I loved the idea of this as soon as I saw Ellie mention it on Twitter. There’s a bingo card full of different Science Fiction and Fantasy…themes? Things. I’ll be aiming to complete the board but given that’s 25 books and I only tend to read 52ish a year, that’s probably a bit hefty. I’ll be happy if I get a couple of lines done! I have plenty of fantasy titles but please do drop me some recommendations for science fiction because I definitely have fewer ideas for those.

The TBR Pile Challenge: Hosted by Roof Beam Reader

I currently have 453 unread books on my TBR pile. Not all phsyical (I have loads on my Kindle) but still. That’s a lot. This year, I really want to reduce that number, ideally by reading some of my own flipping books and buying less than I’m reading but I may also do a bit of a cull. I’m using the reading spreadsheet that Sophie at Portal in the Pages has posted this year (SO excited about this!) and populating it made me realise not only how many unread books I have but how long some of them have been on my shelves. With the TBR Pile challenge, you pick 12 books (plus two alternates in case there are duds) that you’ve had for at least a year and then you read them. Simple!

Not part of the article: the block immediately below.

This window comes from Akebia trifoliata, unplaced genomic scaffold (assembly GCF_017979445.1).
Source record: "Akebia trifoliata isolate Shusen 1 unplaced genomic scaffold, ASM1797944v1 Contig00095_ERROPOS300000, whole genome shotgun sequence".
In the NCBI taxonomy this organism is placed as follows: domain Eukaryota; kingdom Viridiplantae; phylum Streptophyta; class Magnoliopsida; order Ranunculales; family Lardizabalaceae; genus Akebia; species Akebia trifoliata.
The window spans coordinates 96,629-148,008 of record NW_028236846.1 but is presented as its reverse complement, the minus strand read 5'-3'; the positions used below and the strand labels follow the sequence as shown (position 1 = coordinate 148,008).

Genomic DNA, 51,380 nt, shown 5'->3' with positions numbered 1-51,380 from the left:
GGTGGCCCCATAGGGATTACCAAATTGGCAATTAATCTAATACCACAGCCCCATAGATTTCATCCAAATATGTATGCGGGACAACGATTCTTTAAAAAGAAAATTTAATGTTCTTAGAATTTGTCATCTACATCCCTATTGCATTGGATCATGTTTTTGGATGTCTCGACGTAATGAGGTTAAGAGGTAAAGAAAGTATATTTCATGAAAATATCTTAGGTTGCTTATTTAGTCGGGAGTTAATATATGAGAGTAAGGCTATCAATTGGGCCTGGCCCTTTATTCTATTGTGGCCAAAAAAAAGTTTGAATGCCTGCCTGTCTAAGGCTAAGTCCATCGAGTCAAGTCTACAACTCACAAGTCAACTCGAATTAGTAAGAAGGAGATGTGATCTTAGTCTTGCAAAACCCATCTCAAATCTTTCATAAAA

1. The Lies of Locke Lamora by Scott Lynch – owned since 24 September 2011

2. Daughter of Smoke and Bone by Laini Taylor – owned since 09 July 2012

3. The Perks of Being a Wallflower by Stephen Chbosky – owned since 16 August 2012

4. Neverwhere by Neil Gaiman – owned since 25 December 2012

5. Among Others by Jo Walton – owned since 26 March 2013

6. Northanger Abbey by Jane Austen – owned since 12 November 2013

7. The Woman in White by Wilkie Collins – owned since 22 December 2013

8. The Cuckoo’s Calling by Robert Galbraith – owned since 30 December 2013

9. The Ghost Bride by Yangsze Choo – owned since 16 August 2014

10. Tipping the Velvet by Sarah Waters – owned since 23 August 2014

11. Persepolis: The Story of a Childhood by Marjane Satrapi – owned since 04 January 2016

12. The Prestige by Christopher Priest – owned since 16 August 2016

Alternates…

13. Sleeping Giants by Sylvain Neuvel – owned since 16 August 2016

14. Shinju by Laura Joh Rowland – owned since 28 October 2016

Beat the Backlist: Hosted by Novel Knight